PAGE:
Washington DC – Seven leading U.S. business community associations today released a letter sent to the U.S. Treasury Department earlier this month, requesting that the Financial Crimes Enforcement Network (FinCEN) adopt less burdensome rules for Foreign Bank and Financial Accounts (FBAR) filings required by employees of worldwide American companies involved in global finance, which report to the U.S. Securities and Exchange Commission (SEC). In a letter to FinCEN Director James H. Freis, Jr., the associations – the National Foreign Trade Council, Financial Executives International Committee on Taxation, United States Council for International Business, Software Finance and Tax Executives Council, U.S. Chamber of Commerce, TechAmerica and Information Technology Industry Council – wrote:
“…The current rules are burdensome and complex and create the potential for inadvertent errors by corporate finance employees. Indeed, the latest FBAR rules arguably are more burdensome than the prior guidance – with no apparent justification. Because this issue affects most multinational companies, it likely impacts thousands of corporate employees in the US and abroad and potentially requires hundreds of thousands of unnecessary FBAR filings.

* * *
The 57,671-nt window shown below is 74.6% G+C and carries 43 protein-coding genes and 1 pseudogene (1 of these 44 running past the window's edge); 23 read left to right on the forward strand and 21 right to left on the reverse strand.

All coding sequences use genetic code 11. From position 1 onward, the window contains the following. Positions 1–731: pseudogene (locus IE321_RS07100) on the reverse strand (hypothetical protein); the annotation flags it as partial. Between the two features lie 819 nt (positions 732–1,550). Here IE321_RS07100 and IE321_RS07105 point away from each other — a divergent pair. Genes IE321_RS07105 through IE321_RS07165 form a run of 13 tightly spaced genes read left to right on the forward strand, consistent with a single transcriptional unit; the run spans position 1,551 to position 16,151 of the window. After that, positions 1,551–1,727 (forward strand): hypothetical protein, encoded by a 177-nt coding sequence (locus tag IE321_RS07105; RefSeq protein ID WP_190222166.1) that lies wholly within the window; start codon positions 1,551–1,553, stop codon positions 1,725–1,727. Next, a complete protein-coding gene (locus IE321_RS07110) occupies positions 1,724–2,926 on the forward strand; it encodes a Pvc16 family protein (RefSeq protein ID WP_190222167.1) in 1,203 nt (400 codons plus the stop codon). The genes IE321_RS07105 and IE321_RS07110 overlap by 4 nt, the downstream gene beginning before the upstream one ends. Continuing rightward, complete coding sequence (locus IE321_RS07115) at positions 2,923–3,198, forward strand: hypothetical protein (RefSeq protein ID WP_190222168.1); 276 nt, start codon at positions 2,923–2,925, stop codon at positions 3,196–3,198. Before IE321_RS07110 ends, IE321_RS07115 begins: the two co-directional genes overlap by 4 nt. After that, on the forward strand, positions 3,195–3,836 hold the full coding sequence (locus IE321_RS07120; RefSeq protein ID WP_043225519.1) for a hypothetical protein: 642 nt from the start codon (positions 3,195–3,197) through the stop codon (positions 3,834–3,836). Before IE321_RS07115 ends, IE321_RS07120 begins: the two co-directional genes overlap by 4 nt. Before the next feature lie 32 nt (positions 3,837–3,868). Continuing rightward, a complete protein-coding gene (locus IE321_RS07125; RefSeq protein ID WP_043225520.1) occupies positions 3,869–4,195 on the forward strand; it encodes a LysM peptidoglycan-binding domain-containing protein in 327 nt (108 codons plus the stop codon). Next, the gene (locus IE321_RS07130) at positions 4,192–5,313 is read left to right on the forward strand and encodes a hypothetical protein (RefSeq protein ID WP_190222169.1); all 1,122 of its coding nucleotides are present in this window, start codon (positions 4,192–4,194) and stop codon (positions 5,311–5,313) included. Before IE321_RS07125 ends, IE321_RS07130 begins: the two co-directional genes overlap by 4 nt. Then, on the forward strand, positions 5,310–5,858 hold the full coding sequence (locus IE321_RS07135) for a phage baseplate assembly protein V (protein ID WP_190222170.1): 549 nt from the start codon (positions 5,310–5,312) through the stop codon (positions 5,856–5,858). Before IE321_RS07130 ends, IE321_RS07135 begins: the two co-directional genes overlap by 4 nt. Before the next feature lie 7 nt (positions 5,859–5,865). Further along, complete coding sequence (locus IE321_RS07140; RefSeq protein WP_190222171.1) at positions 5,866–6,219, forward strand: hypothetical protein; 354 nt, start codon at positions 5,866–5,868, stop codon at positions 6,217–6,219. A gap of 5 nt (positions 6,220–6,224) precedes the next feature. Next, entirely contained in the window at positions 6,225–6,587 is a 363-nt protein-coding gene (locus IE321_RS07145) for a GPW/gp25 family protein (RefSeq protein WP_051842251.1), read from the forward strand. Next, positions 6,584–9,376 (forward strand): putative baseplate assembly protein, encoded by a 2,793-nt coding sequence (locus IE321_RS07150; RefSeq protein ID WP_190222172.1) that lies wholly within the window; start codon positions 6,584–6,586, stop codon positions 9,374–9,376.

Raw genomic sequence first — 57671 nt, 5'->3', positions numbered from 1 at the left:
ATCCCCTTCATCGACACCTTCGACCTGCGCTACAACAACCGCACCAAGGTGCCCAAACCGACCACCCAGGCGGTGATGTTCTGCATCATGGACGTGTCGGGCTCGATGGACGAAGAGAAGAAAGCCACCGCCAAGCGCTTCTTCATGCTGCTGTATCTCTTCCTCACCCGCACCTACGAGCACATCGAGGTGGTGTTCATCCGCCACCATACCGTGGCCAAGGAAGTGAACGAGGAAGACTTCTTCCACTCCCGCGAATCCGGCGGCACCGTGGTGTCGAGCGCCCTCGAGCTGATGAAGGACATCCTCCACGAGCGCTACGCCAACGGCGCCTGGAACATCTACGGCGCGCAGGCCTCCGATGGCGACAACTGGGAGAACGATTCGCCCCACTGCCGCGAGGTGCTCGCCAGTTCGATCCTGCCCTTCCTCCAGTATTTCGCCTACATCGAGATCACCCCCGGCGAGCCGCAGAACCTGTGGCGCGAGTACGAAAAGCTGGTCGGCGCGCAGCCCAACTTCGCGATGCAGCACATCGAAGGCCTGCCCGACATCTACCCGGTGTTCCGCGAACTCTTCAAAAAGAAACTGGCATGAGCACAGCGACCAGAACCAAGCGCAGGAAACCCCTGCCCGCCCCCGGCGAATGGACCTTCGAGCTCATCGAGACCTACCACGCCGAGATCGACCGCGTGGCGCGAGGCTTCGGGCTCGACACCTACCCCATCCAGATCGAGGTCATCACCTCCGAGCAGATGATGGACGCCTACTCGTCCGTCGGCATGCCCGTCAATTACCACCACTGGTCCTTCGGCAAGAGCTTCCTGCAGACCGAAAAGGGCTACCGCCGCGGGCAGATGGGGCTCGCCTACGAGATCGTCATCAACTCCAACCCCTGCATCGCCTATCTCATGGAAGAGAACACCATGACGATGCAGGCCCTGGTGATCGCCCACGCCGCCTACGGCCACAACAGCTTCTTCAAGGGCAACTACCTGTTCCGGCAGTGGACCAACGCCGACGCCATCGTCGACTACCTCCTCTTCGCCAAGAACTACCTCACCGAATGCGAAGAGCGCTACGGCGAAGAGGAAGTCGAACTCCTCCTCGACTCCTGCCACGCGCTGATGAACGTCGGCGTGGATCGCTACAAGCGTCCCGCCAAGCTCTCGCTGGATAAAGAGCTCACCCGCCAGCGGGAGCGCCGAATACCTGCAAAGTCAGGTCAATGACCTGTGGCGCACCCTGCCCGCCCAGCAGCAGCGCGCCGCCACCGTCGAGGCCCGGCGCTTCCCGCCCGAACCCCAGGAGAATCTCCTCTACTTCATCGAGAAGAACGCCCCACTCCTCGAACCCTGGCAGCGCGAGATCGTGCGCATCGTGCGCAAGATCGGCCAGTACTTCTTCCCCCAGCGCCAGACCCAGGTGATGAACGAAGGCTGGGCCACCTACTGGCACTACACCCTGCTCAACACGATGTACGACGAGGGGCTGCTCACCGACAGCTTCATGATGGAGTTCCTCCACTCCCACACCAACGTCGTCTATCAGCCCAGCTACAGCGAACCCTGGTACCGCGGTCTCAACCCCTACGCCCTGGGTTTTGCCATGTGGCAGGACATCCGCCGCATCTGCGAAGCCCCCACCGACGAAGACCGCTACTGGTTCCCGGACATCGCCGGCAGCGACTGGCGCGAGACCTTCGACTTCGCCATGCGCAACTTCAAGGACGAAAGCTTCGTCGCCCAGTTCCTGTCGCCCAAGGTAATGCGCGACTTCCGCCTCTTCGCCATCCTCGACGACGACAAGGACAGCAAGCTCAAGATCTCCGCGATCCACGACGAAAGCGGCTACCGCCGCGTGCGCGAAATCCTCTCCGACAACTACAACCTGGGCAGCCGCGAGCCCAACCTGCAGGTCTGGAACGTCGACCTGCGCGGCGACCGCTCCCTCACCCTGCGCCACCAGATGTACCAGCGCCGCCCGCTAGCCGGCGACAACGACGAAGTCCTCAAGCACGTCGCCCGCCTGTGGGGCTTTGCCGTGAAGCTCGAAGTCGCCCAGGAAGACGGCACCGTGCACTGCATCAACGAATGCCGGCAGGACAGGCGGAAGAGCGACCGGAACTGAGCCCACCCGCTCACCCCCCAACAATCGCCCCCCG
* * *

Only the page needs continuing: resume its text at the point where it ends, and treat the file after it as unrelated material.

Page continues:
“There is no valid reason why individual employees should have to file FBAR for accounts over which they only have signature authority where the US parent files a report for all of the company’s foreign financial accounts, whether held in the names of domestic or foreign entities. Companies do not want to subject their employees to tax penalties for inadvertent failures to follow the confusing FBAR rules.
“…We respectfully submit that FinCEN has access to all of the information it needs concerning the foreign accounts of SEC-reporting entities – from the consolidated FBARs filed by these entities and any specific requests FinCEN staff may wish to make of them. There is no need to burden thousands of individual employees with obligations to make duplicative filings for accounts maintained for the sole benefit of their employers.”
The primary objective of FBAR filings is to help the government detect money laundering or other criminal activity through the use of foreign financial accounts. The associations emphasized in the letter that their members do not pose a meaningful risk of such activities, and their employees should not be exposed to penalties for not making individual filings in any case.
About the NFTC
Advancing Global Commerce for Nearly A Century- The National Foreign Trade Council (www.nftc.org) is a leading business organization advocating an open, rules-based global trading system. Founded in 1914 by a broad-based group of American companies, the NFTC now serves hundreds of member companies through its offices in Washington and New York.
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